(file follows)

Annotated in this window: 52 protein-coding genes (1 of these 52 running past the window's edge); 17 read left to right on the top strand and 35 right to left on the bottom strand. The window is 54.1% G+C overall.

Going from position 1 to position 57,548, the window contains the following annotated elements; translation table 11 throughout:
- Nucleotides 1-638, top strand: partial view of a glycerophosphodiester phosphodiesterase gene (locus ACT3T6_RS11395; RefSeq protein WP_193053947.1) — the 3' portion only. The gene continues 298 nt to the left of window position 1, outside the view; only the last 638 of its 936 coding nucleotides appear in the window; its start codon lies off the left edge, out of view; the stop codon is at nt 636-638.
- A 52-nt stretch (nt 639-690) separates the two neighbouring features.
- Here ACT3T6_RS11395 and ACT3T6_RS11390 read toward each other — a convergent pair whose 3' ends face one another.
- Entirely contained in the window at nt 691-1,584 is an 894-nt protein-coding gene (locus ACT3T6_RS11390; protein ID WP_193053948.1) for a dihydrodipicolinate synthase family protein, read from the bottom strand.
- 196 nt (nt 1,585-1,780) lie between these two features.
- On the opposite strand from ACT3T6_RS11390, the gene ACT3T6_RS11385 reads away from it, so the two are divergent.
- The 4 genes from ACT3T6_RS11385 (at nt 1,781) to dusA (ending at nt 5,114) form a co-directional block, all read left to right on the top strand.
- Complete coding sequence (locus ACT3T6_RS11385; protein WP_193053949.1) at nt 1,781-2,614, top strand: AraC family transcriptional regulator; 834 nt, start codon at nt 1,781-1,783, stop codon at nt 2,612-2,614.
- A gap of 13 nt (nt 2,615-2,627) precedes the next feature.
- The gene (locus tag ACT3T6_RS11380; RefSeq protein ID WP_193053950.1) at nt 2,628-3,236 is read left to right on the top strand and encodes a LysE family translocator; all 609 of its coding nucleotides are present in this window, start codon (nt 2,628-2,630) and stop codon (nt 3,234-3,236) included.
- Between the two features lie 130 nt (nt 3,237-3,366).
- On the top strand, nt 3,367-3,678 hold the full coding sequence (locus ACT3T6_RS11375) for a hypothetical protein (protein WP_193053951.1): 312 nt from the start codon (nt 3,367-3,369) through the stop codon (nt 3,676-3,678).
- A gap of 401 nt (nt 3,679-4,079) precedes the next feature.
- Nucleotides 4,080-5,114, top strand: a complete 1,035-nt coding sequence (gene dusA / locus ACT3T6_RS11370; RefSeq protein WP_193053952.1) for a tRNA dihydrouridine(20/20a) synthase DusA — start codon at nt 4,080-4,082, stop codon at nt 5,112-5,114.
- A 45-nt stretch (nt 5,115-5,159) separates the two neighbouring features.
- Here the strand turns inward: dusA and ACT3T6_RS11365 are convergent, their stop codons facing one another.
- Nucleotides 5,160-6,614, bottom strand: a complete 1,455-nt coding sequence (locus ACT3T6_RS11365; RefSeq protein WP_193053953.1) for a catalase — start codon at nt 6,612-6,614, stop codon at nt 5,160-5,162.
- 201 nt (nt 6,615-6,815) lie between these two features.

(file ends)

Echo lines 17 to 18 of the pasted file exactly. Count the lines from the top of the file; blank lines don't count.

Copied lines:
- A 45-nt stretch (nt 5,115-5,159) separates the two neighbouring features.
- Here the strand turns inward: dusA and ACT3T6_RS11365 are convergent, their stop codons facing one another.